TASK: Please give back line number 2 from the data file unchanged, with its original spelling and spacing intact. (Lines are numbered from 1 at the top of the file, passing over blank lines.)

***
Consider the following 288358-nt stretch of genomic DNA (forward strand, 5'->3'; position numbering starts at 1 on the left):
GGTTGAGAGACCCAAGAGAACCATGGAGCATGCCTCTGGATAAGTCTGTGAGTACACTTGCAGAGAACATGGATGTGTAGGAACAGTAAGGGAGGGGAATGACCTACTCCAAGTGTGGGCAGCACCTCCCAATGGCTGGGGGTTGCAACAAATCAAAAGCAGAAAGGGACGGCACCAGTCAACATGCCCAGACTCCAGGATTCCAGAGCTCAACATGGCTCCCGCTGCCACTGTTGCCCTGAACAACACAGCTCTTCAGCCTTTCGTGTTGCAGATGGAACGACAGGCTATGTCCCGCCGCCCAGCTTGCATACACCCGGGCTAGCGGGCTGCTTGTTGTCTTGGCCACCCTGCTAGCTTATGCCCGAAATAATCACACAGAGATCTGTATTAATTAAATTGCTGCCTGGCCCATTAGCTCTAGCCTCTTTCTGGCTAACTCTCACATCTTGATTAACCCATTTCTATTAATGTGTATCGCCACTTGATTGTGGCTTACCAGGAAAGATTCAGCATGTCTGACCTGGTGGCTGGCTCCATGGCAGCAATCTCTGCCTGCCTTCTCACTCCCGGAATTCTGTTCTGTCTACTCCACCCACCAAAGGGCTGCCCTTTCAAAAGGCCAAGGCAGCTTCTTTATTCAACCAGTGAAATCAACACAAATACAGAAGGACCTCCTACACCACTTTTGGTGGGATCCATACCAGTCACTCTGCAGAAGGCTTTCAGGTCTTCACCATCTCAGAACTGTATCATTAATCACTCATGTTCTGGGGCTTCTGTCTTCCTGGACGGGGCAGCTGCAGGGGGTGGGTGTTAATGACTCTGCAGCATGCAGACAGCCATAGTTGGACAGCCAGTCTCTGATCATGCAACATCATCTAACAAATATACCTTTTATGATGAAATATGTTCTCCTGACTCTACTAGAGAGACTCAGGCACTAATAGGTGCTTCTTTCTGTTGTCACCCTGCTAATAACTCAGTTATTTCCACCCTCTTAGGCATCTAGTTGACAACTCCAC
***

GGTTGAGAGACCCAAGAGAACCATGGAGCATGCCTCTGGATAAGTCTGTGAGTACACTTGCAGAGAACATGGATGTGTAGGAACAGTAAGGGAGGGGAATGACCTACTCCAAGTGTGGGCAGCACCTCCCAATGGCTGGGGGTTGCAACAAATCAAAAGCAGAAAGGGACGGCACCAGTCAACATGCCCAGACTCCAGGATTCCAGAGCTCAACATGGCTCCCGCTGCCACTGTTGCCCTGAACAACACAGCTCTTCAGCCTTTCGTGTTGCAGATGGAACGACAGGCTATGTCCCGCCGCCCAGCTTGCATACACCCGGGCTAGCGGGCTGCTTGTTGTCTTGGCCACCCTGCTAGCTTATGCCCGAAATAATCACACAGAGATCTGTATTAATTAAATTGCTGCCTGGCCCATTAGCTCTAGCCTCTTTCTGGCTAACTCTCACATCTTGATTAACCCATTTCTATTAATGTGTATCGCCACTTGATTGTGGCTTACCAGGAAAGATTCAGCATGTCTGACCTGGTGGCTGGCTCCATGGCAGCAATCTCTGCCTGCCTTCTCACTCCCGGAATTCTGTTCTGTCTACTCCACCCACCAAAGGGCTGCCCTTTCAAAAGGCCAAGGCAGCTTCTTTATTCAACCAGTGAAATCAACACAAATACAGAAGGACCTCCTACACCACTTTTGGTGGGATCCATACCAGTCACTCTGCAGAAGGCTTTCAGGTCTTCACCATCTCAGAACTGTATCATTAATCACTCATGTTCTGGGGCTTCTGTCTTCCTGGACGGGGCAGCTGCAGGGGGTGGGTGTTAATGACTCTGCAGCATGCAGACAGCCATAGTTGGACAGCCAGTCTCTGATCATGCAACATCATCTAACAAATATACCTTTTATGATGAAATATGTTCTCCTGACTCTACTAGAGAGACTCAGGCACTAATAGGTGCTTCTTTCTGTTGTCACCCTGCTAATAACTCAGTTATTTCCACCCTCTTAGGCATCTAGTTGACAACTCCAC